“Good question. You have a highly creative mind, as does Steve. Most people are happy to slide into a hallucinogenic world of pink elephants and kaleidoscopic skies, but certain factors allow you to properly articulate your thoughts, even while tripping, in a manner not dissimilar to lucid dreaming.”
As Wizzard explained, I began to gaze around the room. Everything seemed frighteningly real. Any change in the room was imperceptible, except for Steve’s parrot becoming possessed by my subconsciousness.
“In your own time,” Wizzard bobbed his head up and down. “But I must warn you, this effect doesn’t last for long. Is there anything you need to know?”
“Angel,” I spluttered. “Will I ever see her again?”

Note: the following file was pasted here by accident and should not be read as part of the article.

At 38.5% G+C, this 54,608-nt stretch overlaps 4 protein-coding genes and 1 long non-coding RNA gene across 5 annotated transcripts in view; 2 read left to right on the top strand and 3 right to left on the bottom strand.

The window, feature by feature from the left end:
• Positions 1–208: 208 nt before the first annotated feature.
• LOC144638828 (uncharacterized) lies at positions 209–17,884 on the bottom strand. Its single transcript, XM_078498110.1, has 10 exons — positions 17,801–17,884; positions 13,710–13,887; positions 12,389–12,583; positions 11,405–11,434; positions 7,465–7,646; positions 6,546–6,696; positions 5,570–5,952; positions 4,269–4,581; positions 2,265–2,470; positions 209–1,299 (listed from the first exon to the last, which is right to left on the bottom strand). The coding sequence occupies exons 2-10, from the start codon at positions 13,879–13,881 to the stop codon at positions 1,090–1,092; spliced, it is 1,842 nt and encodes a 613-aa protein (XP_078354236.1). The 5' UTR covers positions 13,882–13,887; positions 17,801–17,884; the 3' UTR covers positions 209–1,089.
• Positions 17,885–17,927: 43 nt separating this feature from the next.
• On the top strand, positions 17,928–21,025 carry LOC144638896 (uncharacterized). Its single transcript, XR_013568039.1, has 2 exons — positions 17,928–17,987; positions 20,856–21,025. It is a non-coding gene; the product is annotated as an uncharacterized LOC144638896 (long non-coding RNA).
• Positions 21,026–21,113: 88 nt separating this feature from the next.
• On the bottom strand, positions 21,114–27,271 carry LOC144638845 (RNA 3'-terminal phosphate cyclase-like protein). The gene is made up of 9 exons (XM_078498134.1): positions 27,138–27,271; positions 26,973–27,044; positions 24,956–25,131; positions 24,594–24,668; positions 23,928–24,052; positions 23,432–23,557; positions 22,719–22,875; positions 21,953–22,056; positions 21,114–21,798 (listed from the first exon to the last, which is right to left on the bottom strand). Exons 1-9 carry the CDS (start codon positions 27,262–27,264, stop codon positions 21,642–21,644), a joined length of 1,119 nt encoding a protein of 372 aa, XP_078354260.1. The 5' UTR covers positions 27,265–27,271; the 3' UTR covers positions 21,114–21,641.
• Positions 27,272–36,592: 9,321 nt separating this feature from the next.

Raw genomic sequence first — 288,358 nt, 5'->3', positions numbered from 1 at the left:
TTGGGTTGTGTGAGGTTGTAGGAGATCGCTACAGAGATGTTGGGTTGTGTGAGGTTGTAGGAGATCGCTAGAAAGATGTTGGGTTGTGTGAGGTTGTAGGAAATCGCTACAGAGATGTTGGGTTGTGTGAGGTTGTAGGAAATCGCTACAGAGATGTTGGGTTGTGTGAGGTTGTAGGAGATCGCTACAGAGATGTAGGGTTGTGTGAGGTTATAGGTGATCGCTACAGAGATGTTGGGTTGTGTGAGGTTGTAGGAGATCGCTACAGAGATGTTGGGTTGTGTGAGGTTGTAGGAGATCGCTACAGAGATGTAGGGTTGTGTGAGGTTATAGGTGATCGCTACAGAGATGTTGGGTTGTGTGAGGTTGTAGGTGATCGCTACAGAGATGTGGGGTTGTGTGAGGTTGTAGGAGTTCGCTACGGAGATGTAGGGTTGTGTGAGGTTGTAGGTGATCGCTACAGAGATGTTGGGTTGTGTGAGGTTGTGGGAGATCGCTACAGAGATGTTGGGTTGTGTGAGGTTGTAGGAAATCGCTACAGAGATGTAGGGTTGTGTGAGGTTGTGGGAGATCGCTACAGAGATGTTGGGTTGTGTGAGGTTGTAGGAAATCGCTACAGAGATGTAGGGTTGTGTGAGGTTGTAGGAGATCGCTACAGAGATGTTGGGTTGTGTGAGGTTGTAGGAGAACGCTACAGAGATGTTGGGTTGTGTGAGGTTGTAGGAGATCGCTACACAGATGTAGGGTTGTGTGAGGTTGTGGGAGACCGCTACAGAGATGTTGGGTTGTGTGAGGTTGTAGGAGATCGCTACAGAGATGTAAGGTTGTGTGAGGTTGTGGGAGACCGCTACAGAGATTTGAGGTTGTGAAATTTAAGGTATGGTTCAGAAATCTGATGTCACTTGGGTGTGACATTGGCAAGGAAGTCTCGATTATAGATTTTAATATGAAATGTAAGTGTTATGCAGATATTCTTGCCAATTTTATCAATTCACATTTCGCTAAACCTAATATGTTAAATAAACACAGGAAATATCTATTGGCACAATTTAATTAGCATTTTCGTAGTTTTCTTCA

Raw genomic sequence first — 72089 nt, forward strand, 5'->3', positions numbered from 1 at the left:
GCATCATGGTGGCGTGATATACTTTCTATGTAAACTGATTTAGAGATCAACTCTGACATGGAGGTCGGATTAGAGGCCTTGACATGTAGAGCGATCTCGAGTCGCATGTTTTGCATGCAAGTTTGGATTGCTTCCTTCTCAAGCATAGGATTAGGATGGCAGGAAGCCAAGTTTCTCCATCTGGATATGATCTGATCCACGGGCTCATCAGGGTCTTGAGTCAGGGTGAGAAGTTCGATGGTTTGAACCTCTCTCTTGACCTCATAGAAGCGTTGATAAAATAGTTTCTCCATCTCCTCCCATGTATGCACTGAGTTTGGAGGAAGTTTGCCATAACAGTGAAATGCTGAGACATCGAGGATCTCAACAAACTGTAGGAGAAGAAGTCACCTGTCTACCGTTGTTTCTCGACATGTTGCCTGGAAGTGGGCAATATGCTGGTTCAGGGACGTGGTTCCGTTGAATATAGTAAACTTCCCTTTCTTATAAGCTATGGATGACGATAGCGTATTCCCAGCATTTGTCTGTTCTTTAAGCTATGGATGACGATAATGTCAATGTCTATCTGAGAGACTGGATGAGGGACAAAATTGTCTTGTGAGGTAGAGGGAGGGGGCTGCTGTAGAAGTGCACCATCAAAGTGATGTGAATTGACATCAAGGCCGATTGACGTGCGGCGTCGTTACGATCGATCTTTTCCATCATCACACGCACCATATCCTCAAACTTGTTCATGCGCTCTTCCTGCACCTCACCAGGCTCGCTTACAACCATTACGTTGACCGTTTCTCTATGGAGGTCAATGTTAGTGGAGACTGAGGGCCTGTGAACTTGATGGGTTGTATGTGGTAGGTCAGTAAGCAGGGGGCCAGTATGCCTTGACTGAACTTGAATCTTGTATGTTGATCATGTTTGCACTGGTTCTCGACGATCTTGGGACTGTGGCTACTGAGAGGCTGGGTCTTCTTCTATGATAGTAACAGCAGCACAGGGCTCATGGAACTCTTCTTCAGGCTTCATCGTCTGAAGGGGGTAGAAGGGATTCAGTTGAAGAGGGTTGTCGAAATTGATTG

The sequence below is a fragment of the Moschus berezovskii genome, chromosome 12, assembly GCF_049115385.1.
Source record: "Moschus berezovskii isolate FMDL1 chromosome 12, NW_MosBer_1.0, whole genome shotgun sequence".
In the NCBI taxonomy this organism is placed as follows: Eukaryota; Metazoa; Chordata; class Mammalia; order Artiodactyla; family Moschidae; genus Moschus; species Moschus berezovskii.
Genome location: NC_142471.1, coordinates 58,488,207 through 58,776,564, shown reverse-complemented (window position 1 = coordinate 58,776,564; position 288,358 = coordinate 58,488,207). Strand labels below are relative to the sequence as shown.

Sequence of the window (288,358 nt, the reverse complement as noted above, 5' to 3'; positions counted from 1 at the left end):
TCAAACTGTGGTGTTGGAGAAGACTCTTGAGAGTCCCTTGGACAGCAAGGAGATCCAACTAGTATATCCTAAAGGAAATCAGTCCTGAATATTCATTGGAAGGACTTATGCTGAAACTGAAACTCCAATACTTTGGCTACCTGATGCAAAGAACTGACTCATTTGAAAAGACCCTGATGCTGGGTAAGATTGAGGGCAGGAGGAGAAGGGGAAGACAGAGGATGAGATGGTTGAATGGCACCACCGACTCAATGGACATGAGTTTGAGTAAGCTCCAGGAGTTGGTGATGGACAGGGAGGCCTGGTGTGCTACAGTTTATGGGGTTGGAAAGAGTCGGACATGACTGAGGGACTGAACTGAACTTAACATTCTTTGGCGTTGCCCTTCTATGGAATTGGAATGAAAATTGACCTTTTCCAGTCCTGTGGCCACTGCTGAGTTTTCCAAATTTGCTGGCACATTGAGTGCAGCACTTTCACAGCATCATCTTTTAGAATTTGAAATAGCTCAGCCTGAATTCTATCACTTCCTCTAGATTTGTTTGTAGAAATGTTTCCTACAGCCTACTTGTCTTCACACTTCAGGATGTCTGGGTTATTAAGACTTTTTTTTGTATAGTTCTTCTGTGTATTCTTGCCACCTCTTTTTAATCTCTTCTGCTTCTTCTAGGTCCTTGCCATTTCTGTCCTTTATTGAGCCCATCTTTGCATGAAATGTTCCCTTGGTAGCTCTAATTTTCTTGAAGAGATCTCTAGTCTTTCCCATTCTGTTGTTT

“Fuck knows,” said the parrot, before exploding into a billion shiny fractions. The sky fragmented also to reveal a passing flock of pink elephants. The back of my head hit the floor and I passed out.
The next morning, I decided that the parrot incident was to be my one and only venture into the occult, if it could indeed be described as such. Dabbling with supernatural forces was all when and good, but Macbeth never woke up covered in newspaper print and parrot shit. I needed professional help.
As it happened, that was the last time I took acid for two years. They say the culture lives on, but it doesn’t. Not unless you count American students getting off their heads on Sherbert Fountains and claiming to have spoken with Jerry Garcia. It’s over.